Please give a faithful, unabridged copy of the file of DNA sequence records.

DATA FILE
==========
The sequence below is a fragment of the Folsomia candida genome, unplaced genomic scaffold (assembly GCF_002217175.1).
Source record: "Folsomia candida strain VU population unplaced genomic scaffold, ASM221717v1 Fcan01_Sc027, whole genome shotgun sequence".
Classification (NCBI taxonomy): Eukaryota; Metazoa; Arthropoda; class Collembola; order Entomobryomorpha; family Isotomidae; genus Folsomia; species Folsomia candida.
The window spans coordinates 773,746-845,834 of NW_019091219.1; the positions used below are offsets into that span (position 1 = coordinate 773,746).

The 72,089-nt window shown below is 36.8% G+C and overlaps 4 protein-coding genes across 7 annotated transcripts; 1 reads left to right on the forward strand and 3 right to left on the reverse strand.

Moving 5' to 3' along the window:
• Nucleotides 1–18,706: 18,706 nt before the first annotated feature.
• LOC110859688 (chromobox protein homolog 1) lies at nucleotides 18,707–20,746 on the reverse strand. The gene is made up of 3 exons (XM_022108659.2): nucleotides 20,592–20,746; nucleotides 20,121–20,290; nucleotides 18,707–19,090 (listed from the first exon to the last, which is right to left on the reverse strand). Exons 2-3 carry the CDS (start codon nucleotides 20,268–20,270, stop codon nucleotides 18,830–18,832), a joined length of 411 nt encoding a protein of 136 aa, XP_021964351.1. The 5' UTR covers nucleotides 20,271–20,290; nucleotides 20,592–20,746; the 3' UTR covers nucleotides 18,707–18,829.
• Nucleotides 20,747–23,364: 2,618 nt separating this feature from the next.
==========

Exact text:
The sequence below is a fragment of the Folsomia candida genome, unplaced genomic scaffold (assembly GCF_002217175.1).
Source record: "Folsomia candida strain VU population unplaced genomic scaffold, ASM221717v1 Fcan01_Sc027, whole genome shotgun sequence".
Classification (NCBI taxonomy): Eukaryota; Metazoa; Arthropoda; class Collembola; order Entomobryomorpha; family Isotomidae; genus Folsomia; species Folsomia candida.
The window spans coordinates 773,746-845,834 of NW_019091219.1; the positions used below are offsets into that span (position 1 = coordinate 773,746).

The 72,089-nt window shown below is 36.8% G+C and overlaps 4 protein-coding genes across 7 annotated transcripts; 1 reads left to right on the forward strand and 3 right to left on the reverse strand.

Moving 5' to 3' along the window:
• Nucleotides 1–18,706: 18,706 nt before the first annotated feature.
• LOC110859688 (chromobox protein homolog 1) lies at nucleotides 18,707–20,746 on the reverse strand. The gene is made up of 3 exons (XM_022108659.2): nucleotides 20,592–20,746; nucleotides 20,121–20,290; nucleotides 18,707–19,090 (listed from the first exon to the last, which is right to left on the reverse strand). Exons 2-3 carry the CDS (start codon nucleotides 20,268–20,270, stop codon nucleotides 18,830–18,832), a joined length of 411 nt encoding a protein of 136 aa, XP_021964351.1. The 5' UTR covers nucleotides 20,271–20,290; nucleotides 20,592–20,746; the 3' UTR covers nucleotides 18,707–18,829.
• Nucleotides 20,747–23,364: 2,618 nt separating this feature from the next.